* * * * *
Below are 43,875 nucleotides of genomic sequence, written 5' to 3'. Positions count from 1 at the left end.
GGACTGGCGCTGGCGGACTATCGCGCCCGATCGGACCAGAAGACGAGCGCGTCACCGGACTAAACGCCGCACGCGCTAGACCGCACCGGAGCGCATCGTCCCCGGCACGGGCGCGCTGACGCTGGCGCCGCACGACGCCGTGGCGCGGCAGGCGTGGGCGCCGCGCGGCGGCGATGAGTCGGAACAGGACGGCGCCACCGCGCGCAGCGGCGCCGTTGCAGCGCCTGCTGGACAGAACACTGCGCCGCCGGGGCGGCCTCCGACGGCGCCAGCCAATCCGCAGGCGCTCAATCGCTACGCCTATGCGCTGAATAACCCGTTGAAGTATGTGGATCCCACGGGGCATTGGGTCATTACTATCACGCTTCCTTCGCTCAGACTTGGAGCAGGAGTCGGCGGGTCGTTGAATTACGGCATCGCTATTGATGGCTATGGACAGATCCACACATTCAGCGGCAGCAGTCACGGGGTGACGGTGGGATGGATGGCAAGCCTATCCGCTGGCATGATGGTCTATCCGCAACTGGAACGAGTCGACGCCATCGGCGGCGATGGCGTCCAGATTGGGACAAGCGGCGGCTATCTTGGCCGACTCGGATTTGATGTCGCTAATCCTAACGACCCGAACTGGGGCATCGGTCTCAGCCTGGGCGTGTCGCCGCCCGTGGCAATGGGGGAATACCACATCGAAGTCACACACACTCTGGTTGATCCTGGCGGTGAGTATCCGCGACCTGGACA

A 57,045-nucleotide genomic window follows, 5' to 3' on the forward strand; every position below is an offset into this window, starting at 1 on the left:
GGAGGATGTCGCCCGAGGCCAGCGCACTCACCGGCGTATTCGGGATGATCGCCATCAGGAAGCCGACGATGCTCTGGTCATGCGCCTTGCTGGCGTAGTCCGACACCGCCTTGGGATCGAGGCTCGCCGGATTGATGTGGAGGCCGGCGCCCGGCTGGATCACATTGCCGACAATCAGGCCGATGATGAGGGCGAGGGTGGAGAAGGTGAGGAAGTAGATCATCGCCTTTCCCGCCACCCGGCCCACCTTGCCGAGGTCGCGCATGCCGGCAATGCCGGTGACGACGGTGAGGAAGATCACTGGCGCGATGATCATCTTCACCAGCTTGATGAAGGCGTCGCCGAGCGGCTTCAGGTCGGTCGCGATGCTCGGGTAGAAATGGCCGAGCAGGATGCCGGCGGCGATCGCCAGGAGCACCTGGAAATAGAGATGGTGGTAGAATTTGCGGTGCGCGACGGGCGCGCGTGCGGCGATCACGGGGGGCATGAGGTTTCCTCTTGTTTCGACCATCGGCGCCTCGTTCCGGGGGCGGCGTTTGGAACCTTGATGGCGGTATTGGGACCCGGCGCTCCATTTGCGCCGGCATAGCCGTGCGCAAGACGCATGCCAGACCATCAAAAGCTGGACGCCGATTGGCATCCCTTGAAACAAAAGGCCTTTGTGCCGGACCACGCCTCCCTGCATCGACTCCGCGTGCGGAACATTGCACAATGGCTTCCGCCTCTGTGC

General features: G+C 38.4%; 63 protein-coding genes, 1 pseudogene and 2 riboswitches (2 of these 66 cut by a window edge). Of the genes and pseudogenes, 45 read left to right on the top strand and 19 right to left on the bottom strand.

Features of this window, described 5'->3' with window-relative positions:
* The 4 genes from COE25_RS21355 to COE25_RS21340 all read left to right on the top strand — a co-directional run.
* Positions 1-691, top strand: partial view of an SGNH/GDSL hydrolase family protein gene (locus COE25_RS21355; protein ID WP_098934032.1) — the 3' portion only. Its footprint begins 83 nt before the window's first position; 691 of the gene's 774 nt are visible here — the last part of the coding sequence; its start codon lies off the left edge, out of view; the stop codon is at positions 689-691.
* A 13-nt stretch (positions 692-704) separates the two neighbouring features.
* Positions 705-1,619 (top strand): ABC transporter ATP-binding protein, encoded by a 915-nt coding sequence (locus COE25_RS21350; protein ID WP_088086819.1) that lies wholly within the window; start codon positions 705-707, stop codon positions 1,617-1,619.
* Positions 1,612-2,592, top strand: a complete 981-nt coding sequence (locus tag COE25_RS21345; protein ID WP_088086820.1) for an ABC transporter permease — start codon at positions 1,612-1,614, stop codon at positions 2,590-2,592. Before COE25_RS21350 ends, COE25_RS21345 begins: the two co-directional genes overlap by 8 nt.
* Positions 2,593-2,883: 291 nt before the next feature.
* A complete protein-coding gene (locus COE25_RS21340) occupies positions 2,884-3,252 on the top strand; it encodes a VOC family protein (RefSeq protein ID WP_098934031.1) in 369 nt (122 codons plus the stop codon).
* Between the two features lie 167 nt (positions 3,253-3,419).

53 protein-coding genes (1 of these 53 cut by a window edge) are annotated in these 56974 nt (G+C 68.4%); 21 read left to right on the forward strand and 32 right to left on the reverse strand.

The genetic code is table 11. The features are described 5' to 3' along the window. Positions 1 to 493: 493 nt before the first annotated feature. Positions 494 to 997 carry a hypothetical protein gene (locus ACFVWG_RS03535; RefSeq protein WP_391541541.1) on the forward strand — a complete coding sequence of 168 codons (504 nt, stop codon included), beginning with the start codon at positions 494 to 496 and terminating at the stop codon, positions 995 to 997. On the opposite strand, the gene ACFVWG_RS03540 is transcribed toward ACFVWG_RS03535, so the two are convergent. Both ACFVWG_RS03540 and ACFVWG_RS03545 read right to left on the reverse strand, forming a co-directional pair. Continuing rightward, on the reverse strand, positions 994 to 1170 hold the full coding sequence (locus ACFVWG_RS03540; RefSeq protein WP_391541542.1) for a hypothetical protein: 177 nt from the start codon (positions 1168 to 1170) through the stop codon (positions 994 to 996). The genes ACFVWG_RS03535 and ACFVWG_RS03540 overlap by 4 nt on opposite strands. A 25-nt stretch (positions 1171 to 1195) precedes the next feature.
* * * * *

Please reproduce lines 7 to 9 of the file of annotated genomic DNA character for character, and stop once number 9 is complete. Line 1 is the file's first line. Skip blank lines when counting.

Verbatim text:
* The 4 genes from COE25_RS21355 to COE25_RS21340 all read left to right on the top strand — a co-directional run.
* Positions 1-691, top strand: partial view of an SGNH/GDSL hydrolase family protein gene (locus COE25_RS21355; protein ID WP_098934032.1) — the 3' portion only. Its footprint begins 83 nt before the window's first position; 691 of the gene's 774 nt are visible here — the last part of the coding sequence; its start codon lies off the left edge, out of view; the stop codon is at positions 689-691.
* A 13-nt stretch (positions 692-704) separates the two neighbouring features.